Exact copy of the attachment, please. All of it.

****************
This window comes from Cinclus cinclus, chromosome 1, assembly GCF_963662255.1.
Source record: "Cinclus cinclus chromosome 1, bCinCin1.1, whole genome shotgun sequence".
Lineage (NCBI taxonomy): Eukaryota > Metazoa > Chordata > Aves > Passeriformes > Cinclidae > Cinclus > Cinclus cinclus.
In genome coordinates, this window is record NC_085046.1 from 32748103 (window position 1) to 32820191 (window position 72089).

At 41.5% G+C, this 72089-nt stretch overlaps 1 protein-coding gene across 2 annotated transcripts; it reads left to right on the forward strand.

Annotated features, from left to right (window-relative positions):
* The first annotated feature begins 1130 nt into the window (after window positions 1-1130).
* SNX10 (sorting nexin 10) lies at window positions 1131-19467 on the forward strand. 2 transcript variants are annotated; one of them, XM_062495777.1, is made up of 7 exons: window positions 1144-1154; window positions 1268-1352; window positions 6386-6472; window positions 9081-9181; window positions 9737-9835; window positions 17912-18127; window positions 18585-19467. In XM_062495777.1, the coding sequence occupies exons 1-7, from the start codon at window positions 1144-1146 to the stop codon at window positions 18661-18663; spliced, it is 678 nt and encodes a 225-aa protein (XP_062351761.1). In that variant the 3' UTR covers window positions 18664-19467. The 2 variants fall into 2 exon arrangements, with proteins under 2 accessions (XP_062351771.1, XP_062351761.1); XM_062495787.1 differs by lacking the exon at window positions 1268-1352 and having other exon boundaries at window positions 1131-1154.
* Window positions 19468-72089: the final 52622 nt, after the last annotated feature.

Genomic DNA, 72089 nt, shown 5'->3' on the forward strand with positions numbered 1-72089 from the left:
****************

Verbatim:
This window comes from Cinclus cinclus, chromosome 1, assembly GCF_963662255.1.
Source record: "Cinclus cinclus chromosome 1, bCinCin1.1, whole genome shotgun sequence".
Lineage (NCBI taxonomy): Eukaryota > Metazoa > Chordata > Aves > Passeriformes > Cinclidae > Cinclus > Cinclus cinclus.
In genome coordinates, this window is record NC_085046.1 from 32748103 (window position 1) to 32820191 (window position 72089).

At 41.5% G+C, this 72089-nt stretch overlaps 1 protein-coding gene across 2 annotated transcripts; it reads left to right on the forward strand.

Annotated features, from left to right (window-relative positions):
* The first annotated feature begins 1130 nt into the window (after window positions 1-1130).
* SNX10 (sorting nexin 10) lies at window positions 1131-19467 on the forward strand. 2 transcript variants are annotated; one of them, XM_062495777.1, is made up of 7 exons: window positions 1144-1154; window positions 1268-1352; window positions 6386-6472; window positions 9081-9181; window positions 9737-9835; window positions 17912-18127; window positions 18585-19467. In XM_062495777.1, the coding sequence occupies exons 1-7, from the start codon at window positions 1144-1146 to the stop codon at window positions 18661-18663; spliced, it is 678 nt and encodes a 225-aa protein (XP_062351761.1). In that variant the 3' UTR covers window positions 18664-19467. The 2 variants fall into 2 exon arrangements, with proteins under 2 accessions (XP_062351771.1, XP_062351761.1); XM_062495787.1 differs by lacking the exon at window positions 1268-1352 and having other exon boundaries at window positions 1131-1154.
* Window positions 19468-72089: the final 52622 nt, after the last annotated feature.

Genomic DNA, 72089 nt, shown 5'->3' on the forward strand with positions numbered 1-72089 from the left: